Ernst Troeltch, a theologian from a century ago, adds this about baptism. He says it is the presence of God within the bounds of our senses. Which is pretty amazing. It is what we are often seeking. He goes on to say that baptism connects the material, the supernatural, and the divine. Now I don't know that I want to believe that they are usually disconnected, but I still like the idea of their unity in baptism. Finally, at least for me, he says that baptism is the solemn and festive representation of the Word. And I like that part of its being both solemn and festive as well as connected with the essential meaning, preaching, and promise of the Gospel. --from The Christian Faith

One way to summarize all this would be to say that in baptism we find nearly the fullness of the Christian life and hope, the fullness of God's acts in the past and promises in the future. And that's why it is worth remembering. But, again, do we? Well, here's the trick. While a great deal of our assumption and even a large part of the way that I am presenting it suggests that baptism is a single act at a single time, that's not quite true. Baptism is not just the isolated event of community and water and spirit and prayer. It is also the journey of life, the ongoing blessing and promise and the ongoing call to ministry to all of us, not just the ordained of us. We can remember our baptism because it is not just that thing that happened perhaps before we could form memories, but it is the grace that continues to this day and beyond. Baptism is the birth of a life of growth. Baptism pledges us to a process of faith throughout life. And I can remember what I was up to thirty years ago, what I was doing twenty years ago, and what I am called to this year, and so I can remember my baptism and so can you.

Consider this: if baptism makes manifest the union with Jesus Christ, who was baptized, and with his whole body the Church that means something. If it is a union with the Church in every time and place (and it is) that means something more. It means we are related, some might say by blood, with Palestinians and Peruvians and Philadelphians when they are struggling with issues of life and faith. Why do we care about what is happening over there when we have needs right here? Back to topBecause they are our relatives by baptism. This relationship calls us to engagement and action.

Consider this: if baptism is the liberation into a new humanity where divisions and barriers that culture has erected are transcended then what was once the battle over slavery and then the issue of women's rights and now the conversation over same sex commitment are drawn into a whole new light. Sure, families disagree and even differ, but why do we care about the condition of gay and lesbian Christians? Because they are our family, our blood, in baptism. But take it a step further. Transcending barriers doesn't have just cultural effect and call but economic dimensions, too. Why do we care about the poor Christians of so many nations in Africa, or about the economy -- even our own -- that keeps them poor? Because we are responsible for them in the family of Christ. Why do we pledge to a church, perhaps tithing, according to our own means and not just donating something modest and safe? Because this is our house we are talking about, and how it does each year is our responsibility.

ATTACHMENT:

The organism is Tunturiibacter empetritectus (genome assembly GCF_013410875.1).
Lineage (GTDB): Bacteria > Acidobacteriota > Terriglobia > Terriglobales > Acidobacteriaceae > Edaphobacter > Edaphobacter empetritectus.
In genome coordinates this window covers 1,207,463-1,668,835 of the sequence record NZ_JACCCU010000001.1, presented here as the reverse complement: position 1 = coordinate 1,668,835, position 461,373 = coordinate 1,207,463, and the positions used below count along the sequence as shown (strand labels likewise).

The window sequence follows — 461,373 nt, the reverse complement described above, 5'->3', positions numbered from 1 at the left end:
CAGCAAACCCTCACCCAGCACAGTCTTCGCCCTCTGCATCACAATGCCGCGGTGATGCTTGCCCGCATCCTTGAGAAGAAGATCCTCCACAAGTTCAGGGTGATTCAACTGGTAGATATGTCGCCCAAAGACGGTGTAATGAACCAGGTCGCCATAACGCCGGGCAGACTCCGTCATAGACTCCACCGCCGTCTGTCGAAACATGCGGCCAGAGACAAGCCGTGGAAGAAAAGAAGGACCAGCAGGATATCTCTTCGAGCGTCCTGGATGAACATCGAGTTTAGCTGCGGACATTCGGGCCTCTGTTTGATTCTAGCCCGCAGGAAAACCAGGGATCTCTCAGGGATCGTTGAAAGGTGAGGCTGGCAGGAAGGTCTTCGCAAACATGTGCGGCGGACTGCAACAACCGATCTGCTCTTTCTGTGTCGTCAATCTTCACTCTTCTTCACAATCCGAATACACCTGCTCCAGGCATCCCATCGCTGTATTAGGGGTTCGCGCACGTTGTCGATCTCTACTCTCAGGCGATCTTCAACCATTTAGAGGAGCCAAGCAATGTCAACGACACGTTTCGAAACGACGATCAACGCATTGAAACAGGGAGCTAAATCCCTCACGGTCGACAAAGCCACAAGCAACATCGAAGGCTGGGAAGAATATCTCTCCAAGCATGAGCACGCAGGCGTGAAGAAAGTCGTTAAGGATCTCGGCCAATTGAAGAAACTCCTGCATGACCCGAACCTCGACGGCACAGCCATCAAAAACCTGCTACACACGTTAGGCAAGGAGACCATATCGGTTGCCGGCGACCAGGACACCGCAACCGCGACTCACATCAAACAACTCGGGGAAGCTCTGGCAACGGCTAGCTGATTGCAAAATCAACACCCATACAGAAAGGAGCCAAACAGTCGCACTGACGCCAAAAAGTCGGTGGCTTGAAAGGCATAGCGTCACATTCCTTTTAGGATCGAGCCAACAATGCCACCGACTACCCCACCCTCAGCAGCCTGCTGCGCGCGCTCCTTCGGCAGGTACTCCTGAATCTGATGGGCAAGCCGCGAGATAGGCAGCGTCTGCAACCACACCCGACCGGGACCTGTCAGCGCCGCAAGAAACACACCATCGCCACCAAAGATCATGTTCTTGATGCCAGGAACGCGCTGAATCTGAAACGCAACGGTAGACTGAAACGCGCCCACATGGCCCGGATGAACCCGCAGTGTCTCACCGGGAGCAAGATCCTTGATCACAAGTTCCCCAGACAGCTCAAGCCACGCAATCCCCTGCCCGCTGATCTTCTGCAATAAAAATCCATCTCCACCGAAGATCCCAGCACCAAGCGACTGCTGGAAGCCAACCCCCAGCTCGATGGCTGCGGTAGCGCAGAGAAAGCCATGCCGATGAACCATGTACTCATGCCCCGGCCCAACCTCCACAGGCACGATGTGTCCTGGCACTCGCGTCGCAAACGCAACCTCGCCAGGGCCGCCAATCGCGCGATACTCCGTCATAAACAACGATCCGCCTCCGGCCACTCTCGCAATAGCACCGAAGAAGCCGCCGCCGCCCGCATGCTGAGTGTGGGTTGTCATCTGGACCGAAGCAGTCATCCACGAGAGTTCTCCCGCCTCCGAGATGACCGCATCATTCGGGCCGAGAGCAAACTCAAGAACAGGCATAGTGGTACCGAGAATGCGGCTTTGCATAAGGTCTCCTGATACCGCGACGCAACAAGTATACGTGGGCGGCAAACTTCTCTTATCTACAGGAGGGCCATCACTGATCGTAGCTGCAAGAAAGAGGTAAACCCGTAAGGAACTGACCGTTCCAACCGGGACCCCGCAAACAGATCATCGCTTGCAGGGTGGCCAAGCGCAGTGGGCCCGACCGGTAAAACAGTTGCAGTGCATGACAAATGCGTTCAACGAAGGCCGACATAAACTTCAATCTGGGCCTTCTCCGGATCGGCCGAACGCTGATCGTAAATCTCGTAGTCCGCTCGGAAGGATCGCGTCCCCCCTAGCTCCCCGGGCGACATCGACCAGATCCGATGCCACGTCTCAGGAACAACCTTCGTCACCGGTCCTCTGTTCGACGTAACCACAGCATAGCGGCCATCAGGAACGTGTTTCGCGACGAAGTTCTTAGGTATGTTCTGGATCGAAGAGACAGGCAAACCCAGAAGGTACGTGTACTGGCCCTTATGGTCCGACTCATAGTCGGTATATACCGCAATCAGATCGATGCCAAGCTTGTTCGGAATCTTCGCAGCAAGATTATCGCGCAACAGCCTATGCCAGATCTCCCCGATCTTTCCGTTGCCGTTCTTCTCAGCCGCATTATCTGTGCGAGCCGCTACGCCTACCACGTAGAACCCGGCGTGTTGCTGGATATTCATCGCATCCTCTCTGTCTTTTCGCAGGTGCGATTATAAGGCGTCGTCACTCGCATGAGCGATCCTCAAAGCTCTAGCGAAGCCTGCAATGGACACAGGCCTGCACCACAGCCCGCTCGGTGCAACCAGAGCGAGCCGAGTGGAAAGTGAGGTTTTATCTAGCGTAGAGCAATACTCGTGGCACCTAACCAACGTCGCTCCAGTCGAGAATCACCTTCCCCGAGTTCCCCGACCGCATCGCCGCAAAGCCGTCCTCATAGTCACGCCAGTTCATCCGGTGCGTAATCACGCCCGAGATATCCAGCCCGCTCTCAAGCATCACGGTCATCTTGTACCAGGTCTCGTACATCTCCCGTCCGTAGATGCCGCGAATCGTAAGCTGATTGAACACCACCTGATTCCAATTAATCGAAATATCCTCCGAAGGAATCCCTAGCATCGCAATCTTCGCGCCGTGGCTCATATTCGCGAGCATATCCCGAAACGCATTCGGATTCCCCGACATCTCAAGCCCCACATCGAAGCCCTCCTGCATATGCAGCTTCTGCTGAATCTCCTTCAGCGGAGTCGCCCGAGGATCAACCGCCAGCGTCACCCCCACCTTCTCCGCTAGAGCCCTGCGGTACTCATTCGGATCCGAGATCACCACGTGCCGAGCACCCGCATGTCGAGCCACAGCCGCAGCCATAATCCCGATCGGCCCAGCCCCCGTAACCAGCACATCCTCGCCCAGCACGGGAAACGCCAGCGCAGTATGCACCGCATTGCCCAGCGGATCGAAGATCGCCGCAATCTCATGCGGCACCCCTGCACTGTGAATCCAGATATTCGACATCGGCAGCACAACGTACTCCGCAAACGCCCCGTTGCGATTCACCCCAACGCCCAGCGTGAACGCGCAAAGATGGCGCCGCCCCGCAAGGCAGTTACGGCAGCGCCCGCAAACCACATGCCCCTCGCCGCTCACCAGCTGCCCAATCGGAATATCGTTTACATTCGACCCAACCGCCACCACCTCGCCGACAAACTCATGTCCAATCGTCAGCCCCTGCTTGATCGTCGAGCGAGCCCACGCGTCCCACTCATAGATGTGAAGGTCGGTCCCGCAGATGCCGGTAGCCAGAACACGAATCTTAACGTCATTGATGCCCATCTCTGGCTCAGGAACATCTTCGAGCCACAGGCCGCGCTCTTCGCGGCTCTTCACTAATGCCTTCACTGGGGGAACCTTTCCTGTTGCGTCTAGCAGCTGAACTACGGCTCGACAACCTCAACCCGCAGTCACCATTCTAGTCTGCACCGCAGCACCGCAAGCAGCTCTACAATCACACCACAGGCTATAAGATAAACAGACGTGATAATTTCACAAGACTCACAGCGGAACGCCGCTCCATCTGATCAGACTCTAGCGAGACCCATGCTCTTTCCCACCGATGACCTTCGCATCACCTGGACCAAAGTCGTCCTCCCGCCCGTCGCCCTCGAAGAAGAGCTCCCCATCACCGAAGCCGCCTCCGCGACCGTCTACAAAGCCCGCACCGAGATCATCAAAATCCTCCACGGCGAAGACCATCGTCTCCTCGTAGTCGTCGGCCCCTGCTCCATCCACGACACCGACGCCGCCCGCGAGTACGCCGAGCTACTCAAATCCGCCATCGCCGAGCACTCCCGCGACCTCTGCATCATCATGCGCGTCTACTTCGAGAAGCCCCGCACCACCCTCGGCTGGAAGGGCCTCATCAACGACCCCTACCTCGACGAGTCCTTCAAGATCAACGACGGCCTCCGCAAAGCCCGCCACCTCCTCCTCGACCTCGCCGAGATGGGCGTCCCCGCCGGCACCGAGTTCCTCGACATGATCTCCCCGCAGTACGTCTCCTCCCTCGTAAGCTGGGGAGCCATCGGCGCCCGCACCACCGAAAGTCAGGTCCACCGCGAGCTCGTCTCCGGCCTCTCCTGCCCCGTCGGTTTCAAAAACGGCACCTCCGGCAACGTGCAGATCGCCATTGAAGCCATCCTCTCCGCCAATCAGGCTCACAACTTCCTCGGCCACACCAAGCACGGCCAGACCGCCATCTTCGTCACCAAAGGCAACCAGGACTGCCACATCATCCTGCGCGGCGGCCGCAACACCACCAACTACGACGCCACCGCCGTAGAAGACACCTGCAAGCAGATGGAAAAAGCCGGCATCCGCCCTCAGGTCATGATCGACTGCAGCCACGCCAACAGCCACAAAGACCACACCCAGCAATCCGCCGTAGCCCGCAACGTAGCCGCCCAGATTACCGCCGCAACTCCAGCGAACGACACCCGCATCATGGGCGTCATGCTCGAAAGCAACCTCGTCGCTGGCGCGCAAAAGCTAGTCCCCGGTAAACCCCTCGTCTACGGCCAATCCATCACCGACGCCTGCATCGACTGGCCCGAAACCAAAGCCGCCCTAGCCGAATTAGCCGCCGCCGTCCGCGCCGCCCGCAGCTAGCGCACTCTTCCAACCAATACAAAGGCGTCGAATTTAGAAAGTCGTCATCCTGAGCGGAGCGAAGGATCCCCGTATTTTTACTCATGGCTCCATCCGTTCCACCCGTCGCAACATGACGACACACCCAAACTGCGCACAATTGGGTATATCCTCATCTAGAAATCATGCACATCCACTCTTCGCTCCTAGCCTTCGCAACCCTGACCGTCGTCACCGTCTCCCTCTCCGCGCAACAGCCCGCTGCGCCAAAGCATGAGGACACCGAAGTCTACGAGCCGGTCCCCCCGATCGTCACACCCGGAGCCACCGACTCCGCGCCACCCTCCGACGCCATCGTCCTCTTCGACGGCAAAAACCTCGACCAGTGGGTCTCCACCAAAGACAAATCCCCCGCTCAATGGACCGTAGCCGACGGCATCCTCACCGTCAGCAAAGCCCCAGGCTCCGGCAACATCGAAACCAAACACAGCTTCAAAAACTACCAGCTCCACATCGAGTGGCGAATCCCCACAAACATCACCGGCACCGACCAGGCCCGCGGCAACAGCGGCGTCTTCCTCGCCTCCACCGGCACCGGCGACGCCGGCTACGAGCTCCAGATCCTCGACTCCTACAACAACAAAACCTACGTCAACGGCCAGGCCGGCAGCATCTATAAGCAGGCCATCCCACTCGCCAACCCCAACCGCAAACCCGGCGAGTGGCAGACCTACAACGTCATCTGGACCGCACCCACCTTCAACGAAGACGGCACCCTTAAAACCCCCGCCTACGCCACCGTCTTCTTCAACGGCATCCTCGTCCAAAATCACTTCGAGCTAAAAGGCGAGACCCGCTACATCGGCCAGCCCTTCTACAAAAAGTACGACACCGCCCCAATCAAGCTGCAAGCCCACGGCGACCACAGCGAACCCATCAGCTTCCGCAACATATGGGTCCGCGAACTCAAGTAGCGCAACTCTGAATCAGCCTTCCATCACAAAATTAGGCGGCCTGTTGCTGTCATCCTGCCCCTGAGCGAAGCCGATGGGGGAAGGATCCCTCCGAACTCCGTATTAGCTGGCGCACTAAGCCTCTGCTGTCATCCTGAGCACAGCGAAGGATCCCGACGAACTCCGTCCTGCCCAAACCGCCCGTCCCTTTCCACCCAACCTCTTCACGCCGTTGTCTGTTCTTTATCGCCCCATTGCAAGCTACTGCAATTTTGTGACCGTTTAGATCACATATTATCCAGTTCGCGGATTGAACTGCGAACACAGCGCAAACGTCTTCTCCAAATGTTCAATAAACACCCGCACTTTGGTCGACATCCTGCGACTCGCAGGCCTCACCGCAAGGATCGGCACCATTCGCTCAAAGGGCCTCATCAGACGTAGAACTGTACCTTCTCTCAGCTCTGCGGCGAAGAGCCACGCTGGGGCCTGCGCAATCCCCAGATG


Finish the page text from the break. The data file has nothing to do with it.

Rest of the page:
Maybe I am going too far with this baptism application, but most theologians would say I am not going far enough. Twice in my own memories I noted the connection between baptism and death, which is such a tough topic to explore, but it is central to our past and proclamation. Baptism does call us to die to the death-focused culture all around and receive new life in a way that may set us apart. It does call us to affirm that God gives this new life even in very subtle and mysterious ways. And it does expect us to open ourselves to the possibility -- no the promise -- that in this act and in the life that leads forth from it we will find the unity of material, supernatural, and divine that makes new life possible.

To remember the full nature of our baptism is to re-direct the journey of our life very often. But this re-direction does not just come with challenges. It also comes with courage. For if you remember your baptism, you remember that you are not alone. You remember that the family of faith not only needs from you but prays for you. You remember that once upon a time and still continuing to this moment, God is uniting the wonders of divinity with the materials of your reality. You can have the courage to know that whoever you are, you are not here by mistake. You can have comfort in your convictions and know that you are not called to hide your light -- your light -- under a bushel. You can have the calming assurance that no matter how many challenges and pains you meet, you are not here to suffer. You are here for a life of liberation, sacrifice, healing, and joy. You are here as part of God's family.

Remember your baptism. Remember your baptism. Unify your spirit, your politics, your heart, and God's amazing strength. Serve this world. Live as witnesses to the resurrection. And continue to grow on this journey. Amen.

Copyright 2003 Kenneth F. Baily.  Used by permission.

Web update: for another sermon about baptism, click here.

http://www.nhcc.net/sermons/Sermon20031012.htmBack to top